Has newly appointed acting DPP taken on a Mission Impossible?” The STAR posed this question back on October 8, 2016. That same week, National Security Minister Hermangild Francis announced the appointment of attorney Daarsrean Greene as the new Director of Public Prosecutions. The position had been vacant for several months following the angry departure of Victoria Charles Clarke. Greene was officially sworn in on October 17, for a 12-month term; he has since been reappointed. At the time the security minister had listed areas of concern, among them IMPACS, the Lambirds Academy saga, and a backlog of cases. Since then, more concerns have arisen.
March 21 this year marked two years since the deadly quarry explosion at Cul de Sac that claimed the lives of four individuals and left many with life-changing injuries. Two months following the incident in 2017, the office of the Director of Public Prosecutions acknowledged receipt of a report on the explosion. That same month, Prime Minister Allen Chastanet said he was disappointed that resolution of the matter had not been realized, noting, “This is obviously something that’s very painful to the family members involved.” He promised pressure would be applied in hopes of arriving at a swift conclusion. For his part, Hermangild Francis told reporters the government was very serious about getting to the bottom of what happened at Cul de Sac, but there should not be a rush to judgment. Since then, the silence has been deafening.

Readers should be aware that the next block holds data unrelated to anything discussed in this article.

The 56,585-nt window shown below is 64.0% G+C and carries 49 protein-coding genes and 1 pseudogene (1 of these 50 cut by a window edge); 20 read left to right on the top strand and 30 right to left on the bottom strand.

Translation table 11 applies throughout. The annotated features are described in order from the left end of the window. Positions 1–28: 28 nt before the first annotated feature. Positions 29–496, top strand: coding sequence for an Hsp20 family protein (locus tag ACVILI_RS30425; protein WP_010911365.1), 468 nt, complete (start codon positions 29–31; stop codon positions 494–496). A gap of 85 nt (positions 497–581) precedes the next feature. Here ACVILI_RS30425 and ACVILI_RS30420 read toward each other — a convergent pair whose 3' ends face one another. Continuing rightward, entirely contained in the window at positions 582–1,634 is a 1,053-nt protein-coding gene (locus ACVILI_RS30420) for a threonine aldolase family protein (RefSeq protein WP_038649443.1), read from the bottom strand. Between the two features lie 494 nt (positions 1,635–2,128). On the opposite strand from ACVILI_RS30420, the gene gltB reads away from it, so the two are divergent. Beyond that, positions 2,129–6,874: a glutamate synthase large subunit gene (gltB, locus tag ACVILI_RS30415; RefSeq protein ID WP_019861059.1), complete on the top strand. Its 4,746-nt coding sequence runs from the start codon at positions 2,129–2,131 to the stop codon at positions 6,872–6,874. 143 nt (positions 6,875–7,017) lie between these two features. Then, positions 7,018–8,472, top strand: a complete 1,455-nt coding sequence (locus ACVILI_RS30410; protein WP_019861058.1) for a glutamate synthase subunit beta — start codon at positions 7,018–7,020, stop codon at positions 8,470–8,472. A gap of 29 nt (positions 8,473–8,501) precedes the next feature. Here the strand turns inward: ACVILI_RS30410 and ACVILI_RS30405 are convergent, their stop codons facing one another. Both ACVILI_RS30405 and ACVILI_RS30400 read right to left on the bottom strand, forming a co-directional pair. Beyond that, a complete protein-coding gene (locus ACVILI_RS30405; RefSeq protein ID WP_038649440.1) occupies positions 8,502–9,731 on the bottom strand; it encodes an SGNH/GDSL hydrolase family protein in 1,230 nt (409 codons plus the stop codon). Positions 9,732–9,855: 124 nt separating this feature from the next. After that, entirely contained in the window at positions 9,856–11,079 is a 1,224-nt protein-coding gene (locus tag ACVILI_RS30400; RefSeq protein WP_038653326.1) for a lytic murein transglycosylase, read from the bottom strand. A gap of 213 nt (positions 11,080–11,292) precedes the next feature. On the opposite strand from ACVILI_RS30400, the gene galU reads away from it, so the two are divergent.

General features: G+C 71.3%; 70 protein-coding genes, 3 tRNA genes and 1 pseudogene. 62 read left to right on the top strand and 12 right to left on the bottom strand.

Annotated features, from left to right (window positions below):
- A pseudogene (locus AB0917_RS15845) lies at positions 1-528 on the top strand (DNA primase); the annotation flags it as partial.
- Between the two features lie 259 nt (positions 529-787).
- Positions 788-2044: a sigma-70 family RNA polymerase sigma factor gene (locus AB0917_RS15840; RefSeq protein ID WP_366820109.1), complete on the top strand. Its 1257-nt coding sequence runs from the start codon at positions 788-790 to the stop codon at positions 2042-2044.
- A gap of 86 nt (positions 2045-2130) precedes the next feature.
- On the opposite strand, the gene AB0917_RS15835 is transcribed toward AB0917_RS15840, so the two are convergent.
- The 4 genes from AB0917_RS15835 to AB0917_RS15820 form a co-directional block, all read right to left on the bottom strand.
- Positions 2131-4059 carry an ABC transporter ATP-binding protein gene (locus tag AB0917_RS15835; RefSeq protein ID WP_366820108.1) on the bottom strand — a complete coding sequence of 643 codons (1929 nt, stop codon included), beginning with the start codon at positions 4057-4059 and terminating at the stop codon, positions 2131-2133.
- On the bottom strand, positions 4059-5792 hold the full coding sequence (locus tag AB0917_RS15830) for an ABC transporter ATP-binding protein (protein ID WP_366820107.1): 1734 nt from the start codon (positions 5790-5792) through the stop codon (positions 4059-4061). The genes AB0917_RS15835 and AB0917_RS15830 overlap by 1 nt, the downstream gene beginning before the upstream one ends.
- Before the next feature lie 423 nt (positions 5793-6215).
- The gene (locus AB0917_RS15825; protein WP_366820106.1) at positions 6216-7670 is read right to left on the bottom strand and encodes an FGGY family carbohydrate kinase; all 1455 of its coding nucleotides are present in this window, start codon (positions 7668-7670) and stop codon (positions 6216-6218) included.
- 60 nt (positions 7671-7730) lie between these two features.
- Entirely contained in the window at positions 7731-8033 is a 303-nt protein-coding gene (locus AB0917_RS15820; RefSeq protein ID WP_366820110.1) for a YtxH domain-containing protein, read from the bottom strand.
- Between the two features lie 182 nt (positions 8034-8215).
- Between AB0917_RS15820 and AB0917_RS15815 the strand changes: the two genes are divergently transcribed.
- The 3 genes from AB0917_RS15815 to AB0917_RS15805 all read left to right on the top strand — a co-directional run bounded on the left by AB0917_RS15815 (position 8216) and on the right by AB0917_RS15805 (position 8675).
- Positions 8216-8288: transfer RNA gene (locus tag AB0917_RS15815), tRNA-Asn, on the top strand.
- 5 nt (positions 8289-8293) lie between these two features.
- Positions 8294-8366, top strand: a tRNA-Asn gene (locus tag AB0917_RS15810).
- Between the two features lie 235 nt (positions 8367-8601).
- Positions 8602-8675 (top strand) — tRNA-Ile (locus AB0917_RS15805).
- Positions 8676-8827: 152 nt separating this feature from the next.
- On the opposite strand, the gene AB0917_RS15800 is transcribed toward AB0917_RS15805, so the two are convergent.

During an interview on Tuesday, May 7 Francis indicated that he had not spoken in five months to the DPP about the explosion. As far as he knew, Greene is still in the process of determining what to do, whether there is sufficient evidence to carry out a criminal prosecution.
“I think the matter has taken a long time and we need to come to a conclusion,” Francis added. The security minister nevertheless remains confident in the capabilities of DPP Greene. He said: “I think that when the time is right for him to make decisions, he will make them. The Constitution affords him absolute discretion as to how he conducts his affairs.” –